A Spiritual Hunger

“At the turn of the last century, people’s hope was in science, technology, and modern progress. As we approached this millennium, we realized the extent of that progress, and that it hasn’t taken us far enough. There is a part of us that still has a spiritual hunger. We have spent the past century looking at outer space and exploring that, and we’ve realized the importance of reflecting on inner space, the soul within.”

–D. Michael Lindsay, Ph.D. in Sociology from Princeton University, excerpt from “Surveying the Religious Landscape: Trends in U.S. Beliefs

From the earliest inklings of creativity in our ancient ancestors, who painted images from their world in the caves of Chauvet some 35,000 years ago, through the development of symbolic writing on cuneiform tablets, which recorded the hymns and prayers of the kingdoms of Mesopotamia in the ancient Near East, to the pictographic hieroglyphs of early Egyptian love poetry, and the ancient verse of India and China, human beings have searched for ways to express the spirit of love and of life, which permeates our existence still today. We have become more sophisticated and technologically advanced, gaining in knowledge and experience exponentially as the centuries have accumulated, but with all the advances and profound alterations of the millennia since the first written accounts appeared, we have never outgrown our need to express the spirit within us.

We are part of a fantastic heritage of poetic expression throughout the history of humanity, and it is as definitive a proof of the existence of the human spirit as we are likely to ever know in any age.

Anonymous (c. 1567-1085 B.C.)

Without your love, my heart would beat no more;
Without your love, sweet cake seems only salt;
Without your love, sweet “shedeh” turns to bile. (*shedeh* = ancient Egyptian drink made from red grapes)
O listen, darling, my heart’s life needs your love;
For when you breathe, mine is the heart that beats.

–excerpt from a Bronze Age Egyptian courtship poem, translated by Ezra Pound and Noel Stock, 1998 volume of World Poetry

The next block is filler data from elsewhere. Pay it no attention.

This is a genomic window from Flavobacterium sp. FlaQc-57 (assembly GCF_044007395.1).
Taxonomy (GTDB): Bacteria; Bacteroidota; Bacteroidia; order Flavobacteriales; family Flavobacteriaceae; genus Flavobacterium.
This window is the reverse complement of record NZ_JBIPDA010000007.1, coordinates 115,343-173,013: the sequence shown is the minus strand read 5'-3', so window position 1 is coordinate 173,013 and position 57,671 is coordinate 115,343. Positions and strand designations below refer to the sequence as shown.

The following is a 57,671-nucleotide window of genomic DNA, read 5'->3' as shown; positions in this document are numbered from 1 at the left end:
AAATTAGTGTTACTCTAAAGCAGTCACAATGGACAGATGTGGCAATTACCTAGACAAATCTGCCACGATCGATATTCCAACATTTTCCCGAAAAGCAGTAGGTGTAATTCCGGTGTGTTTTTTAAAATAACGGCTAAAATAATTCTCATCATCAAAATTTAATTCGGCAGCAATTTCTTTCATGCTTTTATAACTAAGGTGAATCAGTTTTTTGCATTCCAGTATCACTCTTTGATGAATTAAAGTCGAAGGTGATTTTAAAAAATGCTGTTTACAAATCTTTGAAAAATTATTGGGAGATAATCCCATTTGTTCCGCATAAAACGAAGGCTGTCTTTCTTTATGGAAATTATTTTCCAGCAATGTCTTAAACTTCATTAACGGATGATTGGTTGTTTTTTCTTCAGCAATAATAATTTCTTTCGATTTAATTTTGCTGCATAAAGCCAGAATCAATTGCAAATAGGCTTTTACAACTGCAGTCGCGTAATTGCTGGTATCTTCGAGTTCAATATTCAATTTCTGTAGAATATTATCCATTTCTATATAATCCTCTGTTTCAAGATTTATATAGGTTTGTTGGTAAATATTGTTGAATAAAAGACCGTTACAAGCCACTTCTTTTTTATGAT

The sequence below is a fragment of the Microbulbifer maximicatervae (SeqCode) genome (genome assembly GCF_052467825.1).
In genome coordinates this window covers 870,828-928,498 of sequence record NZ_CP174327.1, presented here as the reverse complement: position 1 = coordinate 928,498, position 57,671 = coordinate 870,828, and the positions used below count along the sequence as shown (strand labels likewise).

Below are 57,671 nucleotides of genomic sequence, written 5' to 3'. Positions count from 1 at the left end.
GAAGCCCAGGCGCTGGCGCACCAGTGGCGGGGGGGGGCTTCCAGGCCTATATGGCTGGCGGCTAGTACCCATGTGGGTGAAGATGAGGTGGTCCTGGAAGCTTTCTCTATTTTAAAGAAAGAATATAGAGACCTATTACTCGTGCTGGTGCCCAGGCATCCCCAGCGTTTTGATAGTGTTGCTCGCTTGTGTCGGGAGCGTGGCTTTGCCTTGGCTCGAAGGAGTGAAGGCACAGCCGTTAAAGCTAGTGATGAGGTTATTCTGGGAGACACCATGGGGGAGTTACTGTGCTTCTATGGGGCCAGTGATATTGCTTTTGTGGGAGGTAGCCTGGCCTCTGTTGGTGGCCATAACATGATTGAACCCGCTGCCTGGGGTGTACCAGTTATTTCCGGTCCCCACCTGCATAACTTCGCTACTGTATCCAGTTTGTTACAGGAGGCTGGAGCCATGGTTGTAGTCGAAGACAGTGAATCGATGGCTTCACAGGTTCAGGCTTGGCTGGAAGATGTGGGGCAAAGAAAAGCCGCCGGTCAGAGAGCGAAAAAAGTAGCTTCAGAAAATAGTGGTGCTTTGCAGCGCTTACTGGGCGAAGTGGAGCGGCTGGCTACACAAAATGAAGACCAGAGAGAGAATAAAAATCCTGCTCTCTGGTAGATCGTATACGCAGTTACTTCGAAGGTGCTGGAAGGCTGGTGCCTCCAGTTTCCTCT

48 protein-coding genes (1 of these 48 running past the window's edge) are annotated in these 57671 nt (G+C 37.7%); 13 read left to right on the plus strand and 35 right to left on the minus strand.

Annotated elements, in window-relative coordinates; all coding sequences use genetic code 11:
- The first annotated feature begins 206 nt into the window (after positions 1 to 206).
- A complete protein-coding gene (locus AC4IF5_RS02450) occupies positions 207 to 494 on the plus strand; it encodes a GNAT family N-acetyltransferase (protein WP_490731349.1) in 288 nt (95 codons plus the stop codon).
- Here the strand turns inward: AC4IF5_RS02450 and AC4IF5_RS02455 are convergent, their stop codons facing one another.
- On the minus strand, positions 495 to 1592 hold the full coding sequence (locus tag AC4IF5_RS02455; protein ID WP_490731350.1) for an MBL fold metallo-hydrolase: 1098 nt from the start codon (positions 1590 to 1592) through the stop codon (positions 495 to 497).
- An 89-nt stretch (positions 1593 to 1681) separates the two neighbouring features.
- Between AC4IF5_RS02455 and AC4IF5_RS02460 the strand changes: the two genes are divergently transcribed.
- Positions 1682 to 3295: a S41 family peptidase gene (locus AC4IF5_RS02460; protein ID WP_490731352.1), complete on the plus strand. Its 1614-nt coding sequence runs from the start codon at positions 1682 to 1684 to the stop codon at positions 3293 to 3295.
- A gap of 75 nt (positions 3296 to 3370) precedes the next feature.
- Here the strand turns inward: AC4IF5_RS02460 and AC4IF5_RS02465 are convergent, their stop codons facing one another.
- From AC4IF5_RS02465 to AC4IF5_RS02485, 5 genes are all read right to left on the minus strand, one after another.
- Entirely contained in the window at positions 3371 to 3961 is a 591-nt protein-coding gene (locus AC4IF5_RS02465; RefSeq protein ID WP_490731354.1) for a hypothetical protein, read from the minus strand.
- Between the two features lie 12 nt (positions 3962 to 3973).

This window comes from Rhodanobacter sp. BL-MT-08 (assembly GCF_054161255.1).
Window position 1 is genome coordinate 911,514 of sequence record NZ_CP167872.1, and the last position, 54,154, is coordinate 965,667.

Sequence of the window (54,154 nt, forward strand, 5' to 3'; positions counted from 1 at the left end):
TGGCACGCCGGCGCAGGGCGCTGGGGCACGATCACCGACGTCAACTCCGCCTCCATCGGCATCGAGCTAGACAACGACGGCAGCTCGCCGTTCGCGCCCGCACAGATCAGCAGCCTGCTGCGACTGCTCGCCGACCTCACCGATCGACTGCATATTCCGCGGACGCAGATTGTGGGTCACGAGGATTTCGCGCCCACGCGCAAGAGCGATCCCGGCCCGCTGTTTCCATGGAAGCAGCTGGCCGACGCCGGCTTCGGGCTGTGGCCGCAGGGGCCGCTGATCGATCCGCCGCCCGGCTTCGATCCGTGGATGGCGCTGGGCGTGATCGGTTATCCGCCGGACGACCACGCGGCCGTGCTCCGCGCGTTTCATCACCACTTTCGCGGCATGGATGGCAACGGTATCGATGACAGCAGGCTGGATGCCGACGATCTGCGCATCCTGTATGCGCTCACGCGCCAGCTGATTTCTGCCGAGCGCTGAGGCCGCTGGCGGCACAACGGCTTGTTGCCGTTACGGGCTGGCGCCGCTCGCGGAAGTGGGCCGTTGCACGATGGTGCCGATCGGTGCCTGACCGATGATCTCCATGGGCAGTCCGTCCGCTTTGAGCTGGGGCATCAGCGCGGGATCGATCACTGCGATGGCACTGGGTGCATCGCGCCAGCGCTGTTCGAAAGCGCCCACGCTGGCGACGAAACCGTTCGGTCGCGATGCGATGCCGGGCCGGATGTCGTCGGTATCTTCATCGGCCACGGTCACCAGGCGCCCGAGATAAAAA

Centuries later, as an emerging adult in the 20th century, I penned a courtship poem of my own, which shows, perhaps, how little has changed in human nature, in spite of advancement in numerous other ways:

Spirit of Love

“A long time ago, in centuries past,
We existed on a plane that can no longer be reached.
It is clearly in the past, but it also here and now
In my wandering mind. We breathed the same air.
Our hearts beat in rhythmic unison.
I gazed deeply into your eyes; inhaled the scent
Which rose from your body as I embraced the spirit inside you.

At such moments, though bodies only touch, spirits merge;
We were lovers, with lips pressed together–
We were one–my heart rose with each embrace;
My spirit expanded until it encompassed yours;
It has happened a hundred times a hundred times over centuries
And now, I know your spirit.
I can see myself in you;
Our paths are illuminated by each other.

As a young man, unaware that he was on the threshold of a profound awakening, the tumultuous events which would follow my arrival at the doorstep of my truly independent life were only heightened by a growing acknowledgement of being without a Polestar, for the first time in my young life, and by my inability to turn off the extraordinary natural inclination to open myself to whatever might come. While it may have been the traumatic and unprepared transition to independence that left me vulnerable to the events which followed, the power of my connection to something beyond the immediate moment in which I was living made the impact even greater.